Federal housing minister floats Airbnb crackdown to boost long-term rental supply
Tens of thousands of short-term rental properties could be turned into homes for families, Sean Fraser says
Housing Minister Sean Fraser said Monday the federal government is considering a series of measures to curb the number of Airbnb and other short-term rental units on offer to boost the supply of homes available to rent for a longer stretch.
Fraser said a crackdown on the proliferation of these units is part of a broader Liberal government plan to help build and finance more housing units to deal with an acute shortage of affordable homes.
The fall economic statement, set to be tabled tomorrow, is expected to include billions of dollars worth of new measures to help Canada cope with a severe housing crunch, including low-cost loans for home construction.
But Fraser said there's another way to address the supply crunch: make existing properties tied up on short-term rental platforms available to prospective long-term renters and buyers.
"We believe there's likely tens of thousands of homes that could be made available to Canadians by addressing this particular challenge," Fraser said of Airbnb units, which typically are rented out a few nights at a time to travellers.
"If there's tens of thousands of units we can turn into not a competitor for a hotel for a few nights but a home for a family in a community, it's incumbent on us to do everything we can to use those properties for homes."
Fraser said Ottawa could use its taxation powers to make owning an Airbnb less lucrative to "bring on new pockets of supply."
The government's theory is that if it's less financially advantageous to put a property up for rent on a platform like Airbnb or VRBO, many owners will instead sell their units or rent them out for longer stretches to locals and newcomers.
The Toronto Star reported Monday that Ottawa will soon block people from deducting expenses on short-term rentals in areas where those services are already limited by other levels of government.
Radio-Canada, CBC's French-language service, has also confirmed that reporting.
That tax measure, which would come into effect on Jan. 1, is meant to crack down on property owners who flout local regulations.
But Fraser said there may be other levers Ottawa can pull beyond tax measures to rein in the number of short-term rental units. He didn't offer any specifics.
"We do have the authority to make changes through the federal system of taxation," he said. "This is one of the areas we're looking at but it's not necessarily the only one."
Fraser also said B.C.'s recent overhaul of the short-term rental market may be something to emulate elsewhere.
Under B.C.'s new law, short-term rentals that aren't in an operator's principal residence will soon be banned outright — a restriction that will take thousands of units off vacation rental platforms.
People or companies with multiple Airbnbs will have to list them for long-term rentals or face an onerous fine of $3,000 a day.
It's difficult to say just how many short-term rental units there are in Canada.
A recent McGill University report found there were 28,510 short-term rental listings active each day in B.C. alone in June 2023.
The report, prepared by David Wachsmuth, a professor in the school of urban planning, found that short-term rentals were taking 16,810 housing units off of B.C.'s long-term market.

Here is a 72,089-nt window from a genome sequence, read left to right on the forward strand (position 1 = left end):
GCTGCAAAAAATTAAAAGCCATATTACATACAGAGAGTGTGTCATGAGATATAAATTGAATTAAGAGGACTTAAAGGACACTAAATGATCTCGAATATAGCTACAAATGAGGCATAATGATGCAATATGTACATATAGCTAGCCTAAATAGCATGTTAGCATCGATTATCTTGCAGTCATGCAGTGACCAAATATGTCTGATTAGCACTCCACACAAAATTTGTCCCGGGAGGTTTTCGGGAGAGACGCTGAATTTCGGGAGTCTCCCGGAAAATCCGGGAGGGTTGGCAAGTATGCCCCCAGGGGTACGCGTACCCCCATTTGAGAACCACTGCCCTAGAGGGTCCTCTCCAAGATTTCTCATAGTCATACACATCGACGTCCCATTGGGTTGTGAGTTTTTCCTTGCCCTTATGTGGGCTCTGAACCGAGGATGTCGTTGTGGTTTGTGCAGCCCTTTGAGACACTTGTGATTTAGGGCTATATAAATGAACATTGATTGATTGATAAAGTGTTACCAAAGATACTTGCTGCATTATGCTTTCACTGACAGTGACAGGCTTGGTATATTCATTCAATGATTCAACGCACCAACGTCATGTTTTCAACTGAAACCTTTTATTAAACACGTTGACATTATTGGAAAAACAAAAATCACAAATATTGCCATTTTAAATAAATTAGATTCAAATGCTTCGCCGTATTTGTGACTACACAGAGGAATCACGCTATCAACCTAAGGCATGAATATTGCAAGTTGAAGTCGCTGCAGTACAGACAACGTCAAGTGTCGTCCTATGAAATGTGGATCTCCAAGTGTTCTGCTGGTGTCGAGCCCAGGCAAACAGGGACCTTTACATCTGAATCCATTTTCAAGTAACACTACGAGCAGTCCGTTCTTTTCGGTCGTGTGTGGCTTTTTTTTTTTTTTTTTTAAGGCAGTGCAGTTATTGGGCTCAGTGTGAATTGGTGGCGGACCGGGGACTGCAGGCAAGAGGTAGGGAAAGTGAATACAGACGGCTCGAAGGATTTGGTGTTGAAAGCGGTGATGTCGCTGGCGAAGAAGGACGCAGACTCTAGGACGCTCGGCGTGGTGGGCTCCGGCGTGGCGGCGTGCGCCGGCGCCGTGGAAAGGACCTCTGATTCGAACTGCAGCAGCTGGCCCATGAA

Finance Minister Chrystia Freeland signalled last month that Ottawa is intent on curbing the number of short-term rentals on offer. She praised B.C.'s legislation.
"We know that short-term rentals through sites like Airbnb and VRBO mean fewer homes for Canadians to rent, especially in urban and populated areas of our country," Freeland told an October press conference.
Freeland said she has seen estimates suggesting that as many as 30,000 more homes could be made available for rent in Toronto, Montreal and Vancouver, if those platforms were restricted.
"It is so important that we are examining whether there are any tools in federal jurisdiction that we could use that would make a difference in this space," she said.
In a statement, Airbnb said it's "not the cause of Canada's housing crisis."
Pointing to a research report from the Conference Board of Canada think-tank, the company said "the number of Airbnbs in Canada is too small to make a tangible dent in Canada's low housing stock."
The company said the Conference Board "found no compelling evidence that the level of Airbnb activity in Canada had a meaningful impact on housing affordability across 19 of the largest Canadian cities."
The report also found that in cities which already have strict short-term rental restrictions, such as Toronto and Vancouver, the price of homes marched higher even after the regulations came into effect.
The report was written by the Conference Board "in collaboration" with Airbnb.
"We're waiting to see the details of the federal government's suggested changes. Many Canadians earn extra income through home sharing to make ends meet at a time of increasing inflation, interest rates and cost of living. Taking income away from everyday Canadians during an affordability crisis is not a solution to Canada's housing crisis," said Nathan Rotman, Airbnb's policy lead in Canada.
The Canada Mortgage and Housing Corporation (CMHC) estimates the country needs to build 3.5 million more housing units by 2030 to meet explosive demand as the country's population expands, thanks in part to record immigration.
Total housing starts numbered about 260,000 units last year, according to CMHC data. That suggests construction will have to meaningfully accelerate to meet the demand for affordable homes.